Edwin Mellich’s father had been in Hans’s high school graduating class, the two of them representing nearly five percent of the seniors at the time. The town was a little bigger now, but not so big that everyone wasn’t kept abreast of everyone else’s business. Edwin Mellich was one of the few exceptions. His father, God rest his soul, had passed seven years ago, and Mellich lost his wife suddenly not long after. Now he and his stepson, Cade, lived alone in their big, drafty house, and kept to themselves. The only time anyone saw them was at Church on Sunday – every Sunday, like clockwork – and on occasional trips to the grocery store and to empty out his box down at the post office. They were visible, but they never took the time out for friendly conversation. It got to the point that kids would spread stories about their house at Halloween, and it stood black at Christmas.
One of the advantages to being old, though, is that it was hard to be intimidated by a man whose daddy you caught sneaking frogs into the girl’s bathroom once upon a time. Hans girded himself and marched up the walk to the Mellich house. He wasn’t surprised to find it devoid of Christmas cheer: no lights, no decorations, no six-foot inflatable snow globe showering animatronic carolers with little snowflakes made of Styrofoam. Hans didn’t really think Ed Mellich was behind the letter, but he’d seen enough schmaltzy Christmas specials to know the most miserly person in town could hide a heart of gold.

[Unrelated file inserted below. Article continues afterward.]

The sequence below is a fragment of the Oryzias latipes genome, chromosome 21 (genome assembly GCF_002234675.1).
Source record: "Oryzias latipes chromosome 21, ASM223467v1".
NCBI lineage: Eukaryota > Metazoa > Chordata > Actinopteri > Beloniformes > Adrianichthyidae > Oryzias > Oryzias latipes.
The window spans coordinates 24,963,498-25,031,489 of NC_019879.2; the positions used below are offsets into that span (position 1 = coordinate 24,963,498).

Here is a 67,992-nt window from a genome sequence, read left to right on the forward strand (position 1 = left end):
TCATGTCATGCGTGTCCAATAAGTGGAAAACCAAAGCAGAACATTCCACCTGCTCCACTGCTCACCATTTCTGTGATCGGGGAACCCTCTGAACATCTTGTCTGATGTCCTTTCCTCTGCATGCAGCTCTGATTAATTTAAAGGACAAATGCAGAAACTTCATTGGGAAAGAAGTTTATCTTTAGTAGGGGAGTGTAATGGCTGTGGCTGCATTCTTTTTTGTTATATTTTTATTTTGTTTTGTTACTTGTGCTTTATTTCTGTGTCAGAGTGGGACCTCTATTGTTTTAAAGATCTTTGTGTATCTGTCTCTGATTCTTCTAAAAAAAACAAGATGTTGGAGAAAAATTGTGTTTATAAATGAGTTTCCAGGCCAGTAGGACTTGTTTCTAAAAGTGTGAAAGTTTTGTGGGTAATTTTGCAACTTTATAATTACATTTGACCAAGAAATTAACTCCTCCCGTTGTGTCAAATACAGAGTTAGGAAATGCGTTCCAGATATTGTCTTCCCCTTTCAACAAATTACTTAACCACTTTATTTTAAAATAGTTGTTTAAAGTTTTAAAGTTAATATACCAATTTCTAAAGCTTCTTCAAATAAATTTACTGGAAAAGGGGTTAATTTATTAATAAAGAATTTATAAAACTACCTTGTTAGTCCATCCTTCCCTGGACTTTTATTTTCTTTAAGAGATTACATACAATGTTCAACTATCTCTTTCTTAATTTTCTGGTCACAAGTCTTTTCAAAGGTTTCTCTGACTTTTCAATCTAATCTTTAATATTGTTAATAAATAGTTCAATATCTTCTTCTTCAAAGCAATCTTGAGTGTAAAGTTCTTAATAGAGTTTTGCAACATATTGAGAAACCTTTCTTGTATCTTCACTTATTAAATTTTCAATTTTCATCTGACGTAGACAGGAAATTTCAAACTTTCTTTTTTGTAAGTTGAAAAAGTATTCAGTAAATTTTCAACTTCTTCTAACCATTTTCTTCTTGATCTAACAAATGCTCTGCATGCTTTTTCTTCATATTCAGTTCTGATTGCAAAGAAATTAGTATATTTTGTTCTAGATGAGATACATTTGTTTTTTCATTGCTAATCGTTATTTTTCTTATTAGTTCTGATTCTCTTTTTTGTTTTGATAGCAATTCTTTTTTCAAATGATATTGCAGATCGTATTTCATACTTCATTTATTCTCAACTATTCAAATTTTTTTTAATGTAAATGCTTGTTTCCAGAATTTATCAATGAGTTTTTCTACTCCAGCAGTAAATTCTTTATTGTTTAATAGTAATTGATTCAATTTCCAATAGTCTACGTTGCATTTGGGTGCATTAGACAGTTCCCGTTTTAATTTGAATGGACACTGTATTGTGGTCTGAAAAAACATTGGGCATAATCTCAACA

It was Cade who opened the door for him. The 15-year-old looked out through the opening, brow furrowed, clearly surprised to see him.
Hans tried to remain friendly. “Hello, Cade. May I speak to your stepfather?”
“Uh… sure. Dad?”
Griping the whole way, Edwin Mellich made his way to the door. He looked far worse than the last time Hans had seen him. He was thinner, almost gaunt, and his hairline had receded badly, as if it was fleeing from his dark, sunken, angry eyes. Every wrinkle on his face was pronounced and none of them were what you would consider “laugh lines.”
“Oh, Mr. Lyman,” he said, seeing the visitor. “What brings you here?”
“Well…” Hanks froze. He realized he hadn’t quite thought this through. How was he supposed to inquire about a situation like this?
Mellich frowned. “Well? What is it?”
“This is going to sound strange, Ed, but… well, I’ve been going through the mail down at the post office and… um…”
“What? Spit it out, man.”
“Did you write a letter to Santa Claus this year?”
In the foyer behind his stepfather, Cade rolled his eyes and quickly wandered off. Edwin just glared at him, incredulously. “Are you serious? You came here to ask me if I wrote a letter to Santa Claus?”